A Direct London-to-Bordeaux Train Line Could Whisk You Away to Wine Country Even Faster
The proposed new route could open as soon as 2020.
It’s been nearly 24 years since the Chunnel—the over 31-mile rail tunnel connecting England to France under the English Channel—first opened. If you’ve never done it before, the trip is truly amazing: The Eurostar can take you from downing pints in a London pub to sipping wine outside a Paris café in just over two hours without ever leaving the ground. However, as any sensible Brit knows, the real reason to cross the channel is to stock up on that legendary French wine, and if all goes according to plan, soon the Chunnel will be able to help you with that, too as a new proposal hopes to open direct service from London to Bordeaux.
Train travel between London and Bordeaux is available, but currently, the route requires a change of trains with a layover in Paris. As a result, it takes 5 hours, 25 minutes—including a 65-minute stop in Paris—to get to the famed wine country and 6 hours, 26 minutes—including a 1-hour and 55-minute stop in Paris—on the way back. Part of the longer return time is due to the need to go through border control during that Paris stop before crossing back into the U.K.
The proposed direct line would take under 5 hours both ways because border control could take place before passengers board the train in Bordeaux. And not content with simply preventing any stop in Paris, the planned route would even bypass Paris altogether. The hope is that the new service could be open as soon as 2020.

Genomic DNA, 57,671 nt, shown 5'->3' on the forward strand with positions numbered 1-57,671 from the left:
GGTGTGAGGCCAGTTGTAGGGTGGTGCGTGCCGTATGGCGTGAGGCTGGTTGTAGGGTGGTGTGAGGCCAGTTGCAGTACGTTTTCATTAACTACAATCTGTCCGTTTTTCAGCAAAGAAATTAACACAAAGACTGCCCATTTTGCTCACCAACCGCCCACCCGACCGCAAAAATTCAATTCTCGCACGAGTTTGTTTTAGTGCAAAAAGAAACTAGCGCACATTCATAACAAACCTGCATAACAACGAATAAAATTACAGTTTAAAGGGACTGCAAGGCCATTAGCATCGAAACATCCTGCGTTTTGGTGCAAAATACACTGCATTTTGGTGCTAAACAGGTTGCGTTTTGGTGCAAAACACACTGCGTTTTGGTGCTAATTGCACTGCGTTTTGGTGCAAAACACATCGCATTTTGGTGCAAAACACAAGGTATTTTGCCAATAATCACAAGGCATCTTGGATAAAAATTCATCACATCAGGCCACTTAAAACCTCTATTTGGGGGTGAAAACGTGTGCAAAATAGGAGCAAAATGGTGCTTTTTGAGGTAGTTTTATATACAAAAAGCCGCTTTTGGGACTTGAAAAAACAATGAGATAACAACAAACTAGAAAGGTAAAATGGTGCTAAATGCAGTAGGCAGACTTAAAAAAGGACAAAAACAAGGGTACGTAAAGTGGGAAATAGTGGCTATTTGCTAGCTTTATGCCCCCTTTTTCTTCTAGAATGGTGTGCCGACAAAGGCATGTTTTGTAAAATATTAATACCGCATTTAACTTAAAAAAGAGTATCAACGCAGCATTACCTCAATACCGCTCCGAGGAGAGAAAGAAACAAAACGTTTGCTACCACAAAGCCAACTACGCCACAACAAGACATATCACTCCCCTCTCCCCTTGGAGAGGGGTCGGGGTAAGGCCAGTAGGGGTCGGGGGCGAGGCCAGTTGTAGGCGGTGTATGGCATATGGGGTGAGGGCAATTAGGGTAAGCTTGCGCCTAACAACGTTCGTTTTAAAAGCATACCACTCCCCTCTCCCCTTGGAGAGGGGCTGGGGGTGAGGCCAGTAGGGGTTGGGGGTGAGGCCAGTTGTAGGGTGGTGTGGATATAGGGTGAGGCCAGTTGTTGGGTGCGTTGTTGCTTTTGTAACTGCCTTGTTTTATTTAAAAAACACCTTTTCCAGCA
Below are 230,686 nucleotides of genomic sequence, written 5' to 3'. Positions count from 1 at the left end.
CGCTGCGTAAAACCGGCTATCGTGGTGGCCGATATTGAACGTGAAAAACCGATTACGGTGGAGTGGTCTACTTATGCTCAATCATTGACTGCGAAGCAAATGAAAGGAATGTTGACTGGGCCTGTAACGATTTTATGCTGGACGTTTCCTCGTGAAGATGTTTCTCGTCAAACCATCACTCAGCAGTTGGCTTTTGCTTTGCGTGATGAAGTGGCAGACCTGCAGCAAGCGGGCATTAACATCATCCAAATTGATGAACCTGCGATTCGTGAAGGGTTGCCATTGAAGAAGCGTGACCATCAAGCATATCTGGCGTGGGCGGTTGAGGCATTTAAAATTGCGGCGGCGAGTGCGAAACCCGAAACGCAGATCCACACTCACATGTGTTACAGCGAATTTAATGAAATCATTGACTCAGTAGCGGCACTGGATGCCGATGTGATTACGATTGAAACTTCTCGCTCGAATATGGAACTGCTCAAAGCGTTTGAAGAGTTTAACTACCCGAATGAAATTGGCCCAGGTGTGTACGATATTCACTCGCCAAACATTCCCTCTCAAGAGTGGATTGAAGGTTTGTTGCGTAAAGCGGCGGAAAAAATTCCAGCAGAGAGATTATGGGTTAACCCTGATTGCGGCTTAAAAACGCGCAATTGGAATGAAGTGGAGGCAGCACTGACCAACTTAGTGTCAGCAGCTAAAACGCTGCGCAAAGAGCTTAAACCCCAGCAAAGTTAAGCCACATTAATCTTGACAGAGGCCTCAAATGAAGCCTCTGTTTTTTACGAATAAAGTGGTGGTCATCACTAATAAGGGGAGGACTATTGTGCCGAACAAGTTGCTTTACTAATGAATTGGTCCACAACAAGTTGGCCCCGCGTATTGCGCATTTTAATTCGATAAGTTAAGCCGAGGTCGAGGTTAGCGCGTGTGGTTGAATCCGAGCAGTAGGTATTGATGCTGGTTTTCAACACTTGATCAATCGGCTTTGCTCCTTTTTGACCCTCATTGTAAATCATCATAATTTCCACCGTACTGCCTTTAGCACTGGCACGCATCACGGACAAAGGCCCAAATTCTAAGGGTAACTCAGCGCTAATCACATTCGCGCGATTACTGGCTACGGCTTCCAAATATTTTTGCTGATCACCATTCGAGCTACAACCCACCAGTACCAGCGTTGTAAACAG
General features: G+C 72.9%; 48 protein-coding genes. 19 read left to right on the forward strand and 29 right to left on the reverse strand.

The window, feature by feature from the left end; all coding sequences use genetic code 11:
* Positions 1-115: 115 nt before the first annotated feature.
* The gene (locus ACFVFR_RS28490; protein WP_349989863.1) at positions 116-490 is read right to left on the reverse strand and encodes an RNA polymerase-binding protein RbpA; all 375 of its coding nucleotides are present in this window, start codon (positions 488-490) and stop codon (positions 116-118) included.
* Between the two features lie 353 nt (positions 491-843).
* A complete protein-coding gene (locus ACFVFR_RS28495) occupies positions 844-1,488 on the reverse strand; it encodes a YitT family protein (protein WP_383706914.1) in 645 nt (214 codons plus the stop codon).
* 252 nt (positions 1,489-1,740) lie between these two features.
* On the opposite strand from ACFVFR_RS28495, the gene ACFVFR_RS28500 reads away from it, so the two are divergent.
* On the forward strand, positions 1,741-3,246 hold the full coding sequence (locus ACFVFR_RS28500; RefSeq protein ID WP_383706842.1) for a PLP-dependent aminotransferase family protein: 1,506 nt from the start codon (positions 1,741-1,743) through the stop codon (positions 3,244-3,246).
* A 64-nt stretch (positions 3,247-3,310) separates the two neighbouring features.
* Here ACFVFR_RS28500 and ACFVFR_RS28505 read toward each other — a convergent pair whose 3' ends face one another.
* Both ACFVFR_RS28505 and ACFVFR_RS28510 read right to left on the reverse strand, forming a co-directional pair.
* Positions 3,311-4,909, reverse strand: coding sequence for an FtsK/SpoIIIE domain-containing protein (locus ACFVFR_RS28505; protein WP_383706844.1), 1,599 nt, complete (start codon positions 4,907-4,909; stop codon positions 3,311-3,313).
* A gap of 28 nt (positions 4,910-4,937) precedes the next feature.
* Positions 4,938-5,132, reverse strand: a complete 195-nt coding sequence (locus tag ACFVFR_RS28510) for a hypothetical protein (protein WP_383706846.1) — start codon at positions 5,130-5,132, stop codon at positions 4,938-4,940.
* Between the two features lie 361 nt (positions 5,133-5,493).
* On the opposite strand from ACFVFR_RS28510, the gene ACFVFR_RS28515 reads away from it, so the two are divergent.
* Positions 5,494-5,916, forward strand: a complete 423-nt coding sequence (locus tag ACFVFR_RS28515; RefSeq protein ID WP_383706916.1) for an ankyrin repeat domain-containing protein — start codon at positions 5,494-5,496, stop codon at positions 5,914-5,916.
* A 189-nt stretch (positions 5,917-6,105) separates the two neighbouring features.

However, the project is more than just the work of a single operator. According to The Drinks Business, the plan is being led by the U.K.-based HS1 rail network, but this group still needs help from the French-based Lisea, Eurotunnel, and SNCF Réseau to make the idea a reality.
“As we’ve seen with the recent introduction of the Eurostar London-Amsterdam service, there’s a real demand for international train services to provide a comfortable and better-connected service, especially for leisure journeys,” Dyan Crowther, chief executive of HS1 Ltd, was quoted as saying. “This is the first time that railway operators have collaborated in this way and saves the train operator having to do a lot of legwork. The route is almost ready for a train operator to turn up and turn the key as soon as the U.K. and French Governments agree on border controls…. With the right commitment, we could be looking at new services in the next couple of years.”
As far as planning your next European vacation, if the new route becomes a reality, it could certainly be a game changer. “The service will take passengers direct from city centre to city centre, taking the hassle out of travel to South West France,” Crowther added. Alright, but will they have room for all of your luggage? Which is definitely not three suitcases filled to the brim with wine. There’s a swimsuit in there somewhere.